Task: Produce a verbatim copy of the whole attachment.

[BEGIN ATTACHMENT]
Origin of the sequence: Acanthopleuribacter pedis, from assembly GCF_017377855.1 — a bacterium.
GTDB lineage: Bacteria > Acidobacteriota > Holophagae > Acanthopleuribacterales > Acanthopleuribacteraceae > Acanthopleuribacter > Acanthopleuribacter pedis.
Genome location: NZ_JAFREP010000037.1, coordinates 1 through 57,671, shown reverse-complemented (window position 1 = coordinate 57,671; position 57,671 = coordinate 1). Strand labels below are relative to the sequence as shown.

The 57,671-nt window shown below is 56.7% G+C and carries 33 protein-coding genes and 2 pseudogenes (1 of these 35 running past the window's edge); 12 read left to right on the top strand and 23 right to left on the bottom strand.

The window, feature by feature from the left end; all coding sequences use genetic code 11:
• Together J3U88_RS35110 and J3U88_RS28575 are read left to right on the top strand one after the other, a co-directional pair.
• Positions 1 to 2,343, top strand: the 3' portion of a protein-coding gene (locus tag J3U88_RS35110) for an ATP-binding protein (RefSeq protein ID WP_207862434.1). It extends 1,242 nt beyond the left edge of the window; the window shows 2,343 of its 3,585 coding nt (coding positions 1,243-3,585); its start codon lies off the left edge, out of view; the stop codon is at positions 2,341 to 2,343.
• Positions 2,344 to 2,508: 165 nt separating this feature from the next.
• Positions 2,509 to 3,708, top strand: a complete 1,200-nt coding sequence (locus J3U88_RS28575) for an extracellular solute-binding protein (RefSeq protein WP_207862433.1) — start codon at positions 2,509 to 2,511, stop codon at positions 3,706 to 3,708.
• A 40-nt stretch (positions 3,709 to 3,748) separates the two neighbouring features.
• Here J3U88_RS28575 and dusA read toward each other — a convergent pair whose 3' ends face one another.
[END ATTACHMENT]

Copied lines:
Origin of the sequence: Acanthopleuribacter pedis, from assembly GCF_017377855.1 — a bacterium.
GTDB lineage: Bacteria > Acidobacteriota > Holophagae > Acanthopleuribacterales > Acanthopleuribacteraceae > Acanthopleuribacter > Acanthopleuribacter pedis.
Genome location: NZ_JAFREP010000037.1, coordinates 1 through 57,671, shown reverse-complemented (window position 1 = coordinate 57,671; position 57,671 = coordinate 1). Strand labels below are relative to the sequence as shown.

The 57,671-nt window shown below is 56.7% G+C and carries 33 protein-coding genes and 2 pseudogenes (1 of these 35 running past the window's edge); 12 read left to right on the top strand and 23 right to left on the bottom strand.

The window, feature by feature from the left end; all coding sequences use genetic code 11:
• Together J3U88_RS35110 and J3U88_RS28575 are read left to right on the top strand one after the other, a co-directional pair.
• Positions 1 to 2,343, top strand: the 3' portion of a protein-coding gene (locus tag J3U88_RS35110) for an ATP-binding protein (RefSeq protein ID WP_207862434.1). It extends 1,242 nt beyond the left edge of the window; the window shows 2,343 of its 3,585 coding nt (coding positions 1,243-3,585); its start codon lies off the left edge, out of view; the stop codon is at positions 2,341 to 2,343.
• Positions 2,344 to 2,508: 165 nt separating this feature from the next.
• Positions 2,509 to 3,708, top strand: a complete 1,200-nt coding sequence (locus J3U88_RS28575) for an extracellular solute-binding protein (RefSeq protein WP_207862433.1) — start codon at positions 2,509 to 2,511, stop codon at positions 3,706 to 3,708.
• A 40-nt stretch (positions 3,709 to 3,748) separates the two neighbouring features.
• Here J3U88_RS28575 and dusA read toward each other — a convergent pair whose 3' ends face one another.